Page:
Who said Mother Nature is predictable certainly not a Napa Valley winemaker! Warm late summer weather segued into a cooling trend in mid-September, with a touch of rain, all starting to show the beginning signs of fall. The result of the changes in weather? The picking of white wine grapes nearing is well underway and, in some areas, nearing completion. Medium-bodied reds, like Pinot Noir, Zinfandel and Syrah are in full swing. So where does that leave Cabernet? Well, we are happy to say that the picking of Cabernet is has started up and down the valley. We’re hearing of great balance and color in the juice that is being pressed. The few hot days we’ve had will soften skins, and the upcoming cool weather trend should allow the rest of the fruit on the vine to slowly develop to perfection.
White wines are in full swing and some winemakers are starting to bring in their early ripening red varieties like Pinot Noir, Merlot and Zinfandel. While many are still patiently waiting for the bulk of their red wine grapes to start rolling in, everyone can agree that these warm days and cool nights are perfect for that last bit of development. The grapes that are still on the vine are looking very good, yields appear to be consistent with last year and quality looks to be outstanding. Cabernet Sauvignon should be making its appearance on crush pads in the next week or so.
Bins filled with Sauvignon Blanc and Chardonnay are slowly
making their way from vineyards to winery crush pads throughout the valley. For
white varieties already harvested, we’re seeing a balance of acidity and floral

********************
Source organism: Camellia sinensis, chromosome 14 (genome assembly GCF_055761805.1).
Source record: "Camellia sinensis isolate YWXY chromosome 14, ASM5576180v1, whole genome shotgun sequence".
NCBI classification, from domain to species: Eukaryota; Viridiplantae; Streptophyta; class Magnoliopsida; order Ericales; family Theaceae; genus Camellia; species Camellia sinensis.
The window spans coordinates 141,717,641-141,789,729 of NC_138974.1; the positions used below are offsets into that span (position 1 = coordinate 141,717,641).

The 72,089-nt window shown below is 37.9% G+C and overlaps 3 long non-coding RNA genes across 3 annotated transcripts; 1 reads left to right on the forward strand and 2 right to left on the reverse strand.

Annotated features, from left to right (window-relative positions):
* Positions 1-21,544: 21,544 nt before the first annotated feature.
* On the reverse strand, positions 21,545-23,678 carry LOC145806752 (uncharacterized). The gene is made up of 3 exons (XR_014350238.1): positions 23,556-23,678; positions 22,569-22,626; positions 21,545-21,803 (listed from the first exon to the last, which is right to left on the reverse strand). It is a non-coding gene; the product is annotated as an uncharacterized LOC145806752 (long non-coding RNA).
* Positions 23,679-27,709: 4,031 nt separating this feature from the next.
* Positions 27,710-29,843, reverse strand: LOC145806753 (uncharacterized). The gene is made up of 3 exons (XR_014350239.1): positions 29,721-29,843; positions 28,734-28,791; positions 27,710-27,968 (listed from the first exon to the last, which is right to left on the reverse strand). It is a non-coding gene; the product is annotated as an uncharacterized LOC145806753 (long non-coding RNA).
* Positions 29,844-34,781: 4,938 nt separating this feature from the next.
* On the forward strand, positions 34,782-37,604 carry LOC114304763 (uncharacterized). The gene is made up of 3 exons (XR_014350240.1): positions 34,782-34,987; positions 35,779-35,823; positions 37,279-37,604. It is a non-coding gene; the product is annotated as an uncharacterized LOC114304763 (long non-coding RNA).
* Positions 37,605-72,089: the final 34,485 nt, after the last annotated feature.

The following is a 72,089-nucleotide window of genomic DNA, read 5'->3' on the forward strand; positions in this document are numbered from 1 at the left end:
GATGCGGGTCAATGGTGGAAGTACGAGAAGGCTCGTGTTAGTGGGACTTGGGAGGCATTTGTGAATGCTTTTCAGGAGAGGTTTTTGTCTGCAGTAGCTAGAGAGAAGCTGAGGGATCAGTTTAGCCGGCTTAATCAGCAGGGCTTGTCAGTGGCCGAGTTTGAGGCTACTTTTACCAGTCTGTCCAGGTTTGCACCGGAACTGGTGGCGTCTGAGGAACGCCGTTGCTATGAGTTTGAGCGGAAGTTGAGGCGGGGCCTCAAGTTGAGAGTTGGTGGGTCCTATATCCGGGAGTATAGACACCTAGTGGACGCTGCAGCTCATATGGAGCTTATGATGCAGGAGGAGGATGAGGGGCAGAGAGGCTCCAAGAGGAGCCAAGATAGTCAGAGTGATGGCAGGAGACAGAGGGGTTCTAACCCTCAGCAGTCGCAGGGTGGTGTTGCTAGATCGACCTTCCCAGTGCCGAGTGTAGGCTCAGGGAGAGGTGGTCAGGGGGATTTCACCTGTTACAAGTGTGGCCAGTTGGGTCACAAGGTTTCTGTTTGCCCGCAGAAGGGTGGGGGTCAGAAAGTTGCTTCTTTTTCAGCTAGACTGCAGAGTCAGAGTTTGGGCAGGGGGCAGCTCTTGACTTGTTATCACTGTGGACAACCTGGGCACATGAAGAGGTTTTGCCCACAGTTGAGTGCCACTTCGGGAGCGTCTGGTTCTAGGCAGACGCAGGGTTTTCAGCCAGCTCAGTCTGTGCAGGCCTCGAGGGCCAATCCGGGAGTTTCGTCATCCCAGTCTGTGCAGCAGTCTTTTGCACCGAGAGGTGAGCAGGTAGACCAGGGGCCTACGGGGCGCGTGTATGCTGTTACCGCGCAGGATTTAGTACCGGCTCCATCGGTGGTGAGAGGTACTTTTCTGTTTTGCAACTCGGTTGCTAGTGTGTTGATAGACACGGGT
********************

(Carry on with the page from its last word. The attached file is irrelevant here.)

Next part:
notes. This first “peek” portends a promising vintage, highlighting balance,
freshness and maturity.
While we are still weeks away from reds being picked, our
members are keeping themselves busy, very busy. Winemakers are walking
vineyards, sampling grapes and ensuring each vine is getting just the right
amount of sun, shade and water. In the winery, winemakers are carefully tending
to the newly crushed juice as it begins its transformation into the 2019
The first fruit of harvest 2019 is in! Mumm Napa and Judd’s Hill are just a few members whose fruit made its way from vineyard to crush pad in the last couple of days. Picking of white wine grapes, such as Sauvignon Blanc, will start in the next week to 14 days. Recent warm temperatures are nudging the transition from veraison to full ripeness. The timing of this early stage of harvest is just around average, with winemakers generally pleased with how this year’s crop is shaping up. Winery teams are gearing up for their busiest time of year, bottling recent vintages and making tank space available for what’s to come.
We are just a few weeks away from the start of Napa Valley’s 2019 harvest. Winemakers are gearing up for their busy season, bottling recent vintages and making tank space for what’s to come. Right now, winemakers are walking their vineyards, keeping an eye on what’s happening.
Harvest represents the peak of 12 months of rigorous work and concentrated effort. It’s also the time when we come together with the common goal of producing the best possible wines that deserve to say Napa Valley on the label. We hope you’ll join us for updates, photos, videos, music and the stories of just what’s behind every bottle of Napa Valley wine.